Nowhere is a Place, currently on view at Sean Kelly Gallery, showcases the latest work of German photographer Frank Thiel. For his fifth solo show with the gallery, Thiel presents a grand departure from his best known subject, the disintegrating architectural landscape of Berlin, instead focusing his lens on the glaciers of the Argentine Patagonia. Traveling to Los Glaciares National Park in 2011 and 2012, Thiel captures the colossal ice fields in vivid high definition, printed on a massive scale meant to match his subject’s monumentality.
Thiel has received international acclaim for his photographs that document the transformation of Berlin’s urban makeup post-unification. Close-ups of the peeling paint on abandoned buildings, dilapidated and deteriorating structures, construction sites and scaffolding are framed as indices of change, subtle markers of social and political metamorphosis. He summons the physical remains of cultural shifts, attuned to their reflections of a rapidly evolving history, inspecting the urban topography with almost archeological focus.
Moving from the built environment to a natural one, Thiel maintains his scrutiny of the landscape and penetrating observation of surface details. The glacial subject enables a continued engagement with themes of temporality, decay and transformation, yet spread over the plodding pace of prehistory. He showcases both the fragility and resilience of these magnificent frozen edifices, which soar hundreds of feet above water level to dramatic bitter peaks. Perito Moreno #01, a five-panel work, itself thirty feet long, offers a panorama of the glacier’s 18-mile edge, a splintering facade of titanic ice cliffs that bespeak a process of change and formation far more ancient and gradual than any human construction. He presents endless fields of mammoth icicles, splinting like burnt wood, striations in ancient layers of ice, primitive timelines engraved in the arctic thaw. In examining this organic architecture, Thiel discovers formal patterns, geometric rhythms manifested on the weathered surfaces of derelict buildings and geological phenomena alike.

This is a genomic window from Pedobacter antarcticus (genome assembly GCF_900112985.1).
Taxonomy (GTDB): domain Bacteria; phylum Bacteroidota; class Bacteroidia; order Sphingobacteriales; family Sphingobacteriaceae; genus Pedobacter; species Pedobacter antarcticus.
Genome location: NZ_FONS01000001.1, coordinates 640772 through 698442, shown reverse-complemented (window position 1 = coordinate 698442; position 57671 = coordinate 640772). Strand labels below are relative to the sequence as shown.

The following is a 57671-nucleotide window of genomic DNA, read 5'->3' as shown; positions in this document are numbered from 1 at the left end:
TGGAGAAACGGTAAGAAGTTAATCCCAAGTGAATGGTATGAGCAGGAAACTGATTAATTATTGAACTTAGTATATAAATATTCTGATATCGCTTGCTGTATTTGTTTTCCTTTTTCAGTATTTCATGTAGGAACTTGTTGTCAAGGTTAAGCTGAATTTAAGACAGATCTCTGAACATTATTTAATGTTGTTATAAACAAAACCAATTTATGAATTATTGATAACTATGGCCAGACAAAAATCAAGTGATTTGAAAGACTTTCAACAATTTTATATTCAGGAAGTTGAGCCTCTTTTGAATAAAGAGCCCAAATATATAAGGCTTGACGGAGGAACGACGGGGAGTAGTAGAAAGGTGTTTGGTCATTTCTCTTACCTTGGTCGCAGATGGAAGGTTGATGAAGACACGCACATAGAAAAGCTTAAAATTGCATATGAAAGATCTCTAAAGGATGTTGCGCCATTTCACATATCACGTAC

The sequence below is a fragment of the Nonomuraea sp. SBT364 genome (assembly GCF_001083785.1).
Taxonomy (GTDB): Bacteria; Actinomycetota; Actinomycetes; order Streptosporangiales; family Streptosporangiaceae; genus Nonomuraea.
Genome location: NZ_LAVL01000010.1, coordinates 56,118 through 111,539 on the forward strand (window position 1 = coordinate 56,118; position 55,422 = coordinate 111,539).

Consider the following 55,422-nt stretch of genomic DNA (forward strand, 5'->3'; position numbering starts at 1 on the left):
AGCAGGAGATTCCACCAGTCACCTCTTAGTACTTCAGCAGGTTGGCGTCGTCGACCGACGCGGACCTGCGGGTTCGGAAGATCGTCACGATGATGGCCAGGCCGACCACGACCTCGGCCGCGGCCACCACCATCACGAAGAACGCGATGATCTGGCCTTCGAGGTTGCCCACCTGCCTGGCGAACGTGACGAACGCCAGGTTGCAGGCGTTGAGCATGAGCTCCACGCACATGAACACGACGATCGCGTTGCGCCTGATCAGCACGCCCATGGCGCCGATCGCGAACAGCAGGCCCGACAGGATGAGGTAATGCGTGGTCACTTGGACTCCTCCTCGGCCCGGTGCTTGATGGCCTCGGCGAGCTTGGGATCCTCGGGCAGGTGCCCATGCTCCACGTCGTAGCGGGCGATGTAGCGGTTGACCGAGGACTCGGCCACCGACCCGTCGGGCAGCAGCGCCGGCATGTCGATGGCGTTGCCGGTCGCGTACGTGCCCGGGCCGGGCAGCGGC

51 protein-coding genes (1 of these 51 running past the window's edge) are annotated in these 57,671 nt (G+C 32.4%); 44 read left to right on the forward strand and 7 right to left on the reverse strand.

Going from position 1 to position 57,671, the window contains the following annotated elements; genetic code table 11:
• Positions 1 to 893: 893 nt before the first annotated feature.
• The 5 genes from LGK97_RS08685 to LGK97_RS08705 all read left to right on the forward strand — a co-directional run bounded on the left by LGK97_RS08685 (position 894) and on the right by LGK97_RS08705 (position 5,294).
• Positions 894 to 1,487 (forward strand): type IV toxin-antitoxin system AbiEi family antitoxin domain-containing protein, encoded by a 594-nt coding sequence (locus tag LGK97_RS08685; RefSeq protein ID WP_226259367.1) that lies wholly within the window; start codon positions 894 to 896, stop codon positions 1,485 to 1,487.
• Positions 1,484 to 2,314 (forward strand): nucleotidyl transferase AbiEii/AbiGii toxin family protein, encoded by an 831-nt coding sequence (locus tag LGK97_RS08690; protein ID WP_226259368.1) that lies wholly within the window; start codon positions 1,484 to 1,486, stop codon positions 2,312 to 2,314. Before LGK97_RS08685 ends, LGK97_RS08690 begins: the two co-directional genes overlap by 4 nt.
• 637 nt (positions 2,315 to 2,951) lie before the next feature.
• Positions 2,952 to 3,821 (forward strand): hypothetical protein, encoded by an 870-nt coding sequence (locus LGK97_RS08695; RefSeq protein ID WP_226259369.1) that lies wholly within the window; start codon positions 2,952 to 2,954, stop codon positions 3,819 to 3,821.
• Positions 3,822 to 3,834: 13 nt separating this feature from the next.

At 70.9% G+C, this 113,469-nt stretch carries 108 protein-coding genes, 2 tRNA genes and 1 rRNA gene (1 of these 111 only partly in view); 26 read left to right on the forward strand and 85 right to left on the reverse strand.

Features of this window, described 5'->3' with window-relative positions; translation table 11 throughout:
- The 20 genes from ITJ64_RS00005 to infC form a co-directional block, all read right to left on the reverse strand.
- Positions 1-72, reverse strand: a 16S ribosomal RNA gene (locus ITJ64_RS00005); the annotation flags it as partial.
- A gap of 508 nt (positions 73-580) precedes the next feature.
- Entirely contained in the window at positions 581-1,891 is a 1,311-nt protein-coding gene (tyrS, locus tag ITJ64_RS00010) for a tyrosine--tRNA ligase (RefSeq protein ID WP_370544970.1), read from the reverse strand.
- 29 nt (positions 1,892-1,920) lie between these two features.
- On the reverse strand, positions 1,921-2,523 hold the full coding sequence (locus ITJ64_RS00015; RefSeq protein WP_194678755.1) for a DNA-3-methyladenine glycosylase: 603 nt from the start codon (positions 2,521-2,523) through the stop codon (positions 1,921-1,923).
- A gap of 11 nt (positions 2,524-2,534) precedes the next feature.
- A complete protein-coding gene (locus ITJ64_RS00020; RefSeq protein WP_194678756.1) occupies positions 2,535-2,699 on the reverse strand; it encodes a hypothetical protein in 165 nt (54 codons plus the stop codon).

Indeed, there is a painterly quality to his photographs, in their composed structural orientation and subtle chromatic density. Thiel reveals the profusion of color within ice itself, a spectrum of royal blues and charcoal, even emerald green. The textured surfaces are densely packed with details—shadowed crags and cracks, sparkling crystalline peaks. These works are as grand as the Hudson River School paintings, exalting in the majesty of their raw forms, announcing the sublime beauty of nature.
Nowhere is a Place is on view through March 22nd.
Exhibition Page [Sean Kelly Gallery]